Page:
discussed the scheduling of its 1997 sessions, with several
delegations suggesting that the number of regular sessions be reduced
from three to two, eliminating the session scheduled for March.  The
Board agreed to shorten the second regular session to two days and
will again address the subject when deciding on its 1998 programme of
work.  The Executive Board has a long-standing tradition of reaching
consensus on all decisions.  To save time, most decisions are arrived
at through informal negotiations between interested delegations,
without resorting to formal drafting sessions requiring interpretation
and other conference services.

68.  Since the launch of the Management Excellence Programme in 1995,
the UNICEF secretariat has convened a series of inter-sessional and
informal meetings on progress made in order to benefit from the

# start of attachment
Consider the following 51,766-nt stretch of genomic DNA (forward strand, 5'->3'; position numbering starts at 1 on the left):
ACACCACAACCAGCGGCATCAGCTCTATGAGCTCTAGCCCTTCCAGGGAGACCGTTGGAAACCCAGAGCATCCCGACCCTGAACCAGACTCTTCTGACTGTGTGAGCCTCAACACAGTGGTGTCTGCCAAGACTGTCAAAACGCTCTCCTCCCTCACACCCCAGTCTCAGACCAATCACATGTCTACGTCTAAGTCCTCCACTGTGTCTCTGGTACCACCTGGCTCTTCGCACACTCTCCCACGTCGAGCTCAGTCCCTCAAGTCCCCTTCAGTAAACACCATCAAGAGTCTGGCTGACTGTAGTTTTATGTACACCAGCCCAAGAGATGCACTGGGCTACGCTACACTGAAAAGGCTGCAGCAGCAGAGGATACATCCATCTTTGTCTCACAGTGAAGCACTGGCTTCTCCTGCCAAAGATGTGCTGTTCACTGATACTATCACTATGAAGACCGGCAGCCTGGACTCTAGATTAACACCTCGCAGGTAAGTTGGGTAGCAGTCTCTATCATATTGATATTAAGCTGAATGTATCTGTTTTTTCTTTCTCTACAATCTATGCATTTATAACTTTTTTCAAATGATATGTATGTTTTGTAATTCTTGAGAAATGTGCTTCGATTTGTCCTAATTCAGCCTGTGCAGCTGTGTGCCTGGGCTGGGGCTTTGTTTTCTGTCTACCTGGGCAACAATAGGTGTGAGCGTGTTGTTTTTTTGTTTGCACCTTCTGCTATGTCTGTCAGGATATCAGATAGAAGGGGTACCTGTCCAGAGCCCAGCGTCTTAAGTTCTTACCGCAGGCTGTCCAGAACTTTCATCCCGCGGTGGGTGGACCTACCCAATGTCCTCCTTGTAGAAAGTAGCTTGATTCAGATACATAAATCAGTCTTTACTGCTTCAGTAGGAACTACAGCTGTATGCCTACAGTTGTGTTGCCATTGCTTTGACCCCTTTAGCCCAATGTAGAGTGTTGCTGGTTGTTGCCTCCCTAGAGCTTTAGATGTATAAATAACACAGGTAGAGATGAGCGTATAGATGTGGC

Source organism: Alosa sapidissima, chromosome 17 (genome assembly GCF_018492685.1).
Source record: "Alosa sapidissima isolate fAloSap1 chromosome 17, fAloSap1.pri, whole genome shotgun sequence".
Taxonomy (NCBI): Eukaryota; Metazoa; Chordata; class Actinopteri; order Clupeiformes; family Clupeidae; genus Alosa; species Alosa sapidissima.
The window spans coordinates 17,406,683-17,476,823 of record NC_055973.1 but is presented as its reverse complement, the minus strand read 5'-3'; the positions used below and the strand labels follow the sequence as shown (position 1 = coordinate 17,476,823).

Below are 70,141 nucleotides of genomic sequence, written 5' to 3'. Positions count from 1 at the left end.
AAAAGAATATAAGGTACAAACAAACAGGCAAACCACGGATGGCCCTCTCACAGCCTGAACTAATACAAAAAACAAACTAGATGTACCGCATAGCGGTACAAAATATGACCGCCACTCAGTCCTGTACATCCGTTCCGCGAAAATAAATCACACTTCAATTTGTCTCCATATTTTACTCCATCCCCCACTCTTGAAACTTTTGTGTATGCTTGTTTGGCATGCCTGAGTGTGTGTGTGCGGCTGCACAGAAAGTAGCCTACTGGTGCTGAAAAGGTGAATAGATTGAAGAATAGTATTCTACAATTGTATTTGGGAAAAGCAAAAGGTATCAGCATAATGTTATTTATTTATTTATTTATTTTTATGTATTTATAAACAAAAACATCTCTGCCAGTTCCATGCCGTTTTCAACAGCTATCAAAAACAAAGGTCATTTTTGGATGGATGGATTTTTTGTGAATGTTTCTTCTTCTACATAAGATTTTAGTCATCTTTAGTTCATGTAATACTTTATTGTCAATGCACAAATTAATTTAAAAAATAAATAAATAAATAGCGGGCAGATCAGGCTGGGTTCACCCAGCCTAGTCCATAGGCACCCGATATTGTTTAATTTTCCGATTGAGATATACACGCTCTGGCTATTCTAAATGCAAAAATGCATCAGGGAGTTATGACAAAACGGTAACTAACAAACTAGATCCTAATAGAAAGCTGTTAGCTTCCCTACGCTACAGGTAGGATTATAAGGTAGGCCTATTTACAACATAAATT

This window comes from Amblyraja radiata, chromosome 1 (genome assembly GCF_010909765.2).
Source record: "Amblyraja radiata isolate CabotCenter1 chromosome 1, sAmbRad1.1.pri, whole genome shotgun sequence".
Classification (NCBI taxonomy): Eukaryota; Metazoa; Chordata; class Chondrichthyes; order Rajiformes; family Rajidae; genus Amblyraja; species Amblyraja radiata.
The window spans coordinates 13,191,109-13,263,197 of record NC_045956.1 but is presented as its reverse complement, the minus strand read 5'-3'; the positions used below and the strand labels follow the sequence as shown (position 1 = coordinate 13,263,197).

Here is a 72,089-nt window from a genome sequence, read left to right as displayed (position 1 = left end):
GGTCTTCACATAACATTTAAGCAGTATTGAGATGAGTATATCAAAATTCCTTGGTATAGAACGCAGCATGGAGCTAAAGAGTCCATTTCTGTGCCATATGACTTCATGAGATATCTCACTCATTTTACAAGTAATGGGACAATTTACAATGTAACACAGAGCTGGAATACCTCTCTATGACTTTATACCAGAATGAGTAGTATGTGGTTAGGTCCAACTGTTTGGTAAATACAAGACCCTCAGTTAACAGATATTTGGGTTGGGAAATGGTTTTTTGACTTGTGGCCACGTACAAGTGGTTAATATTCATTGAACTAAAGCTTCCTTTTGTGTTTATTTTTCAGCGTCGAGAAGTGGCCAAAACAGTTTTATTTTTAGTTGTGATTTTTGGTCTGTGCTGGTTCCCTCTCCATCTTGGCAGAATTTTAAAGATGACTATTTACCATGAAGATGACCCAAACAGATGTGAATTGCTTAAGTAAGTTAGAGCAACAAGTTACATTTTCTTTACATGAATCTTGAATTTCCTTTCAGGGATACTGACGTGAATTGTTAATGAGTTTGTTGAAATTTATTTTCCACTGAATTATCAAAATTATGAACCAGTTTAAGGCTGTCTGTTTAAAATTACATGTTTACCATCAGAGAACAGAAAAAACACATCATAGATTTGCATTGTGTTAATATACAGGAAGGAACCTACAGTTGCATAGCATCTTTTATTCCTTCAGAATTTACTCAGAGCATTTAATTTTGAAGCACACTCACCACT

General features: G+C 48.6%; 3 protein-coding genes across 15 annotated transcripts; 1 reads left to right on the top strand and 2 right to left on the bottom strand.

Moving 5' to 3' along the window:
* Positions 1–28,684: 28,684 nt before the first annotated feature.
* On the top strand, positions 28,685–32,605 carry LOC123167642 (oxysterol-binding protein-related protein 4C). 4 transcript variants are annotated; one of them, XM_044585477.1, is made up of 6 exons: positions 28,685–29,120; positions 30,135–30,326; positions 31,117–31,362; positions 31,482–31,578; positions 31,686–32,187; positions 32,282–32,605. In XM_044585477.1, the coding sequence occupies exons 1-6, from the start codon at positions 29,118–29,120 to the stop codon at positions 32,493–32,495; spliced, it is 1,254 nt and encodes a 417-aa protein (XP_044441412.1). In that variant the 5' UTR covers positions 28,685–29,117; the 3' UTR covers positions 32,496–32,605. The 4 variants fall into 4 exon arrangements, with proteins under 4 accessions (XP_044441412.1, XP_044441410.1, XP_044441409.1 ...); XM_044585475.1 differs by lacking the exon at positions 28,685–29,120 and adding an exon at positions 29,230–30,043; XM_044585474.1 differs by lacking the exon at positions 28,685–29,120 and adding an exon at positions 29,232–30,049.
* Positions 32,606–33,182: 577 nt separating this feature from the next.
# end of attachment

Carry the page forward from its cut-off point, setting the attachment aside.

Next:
guidance of Board members.  In addition to management excellence, the
meetings have covered a wide range of issues of particular concern to
Board members.  By providing information and promoting dialogue, these
informal meetings facilitated discussion and decision-making during
formal sessions.

69.  The secretariats of UNICEF and UNDP consult about the scheduling
of the two Executive Boards' sessions, which usually take place
consecutively in order to avoid overlap.  The secretariat has begun to
schedule the pre-Board information meetings some weeks before each
session to allow more time for follow-up consultation between New York
delegations and their capitals and between delegations and the
secretariat.

70.  The WFP Executive Board agreed at its third regular session of
1996 to the following pattern of meetings with a view to enhancing
efficient and effective governance:

     (a)  Formal Executive Board's sessions composed of annual session,
regular sessions and resumed and/or ad hoc sessions of the Board;

     (b)  Consultations on resources (in principle, twice a year);

     (c)  Open-ended information meetings preceding each formal session
of the Board;

     (d)  Meetings of the Executive Board's working groups.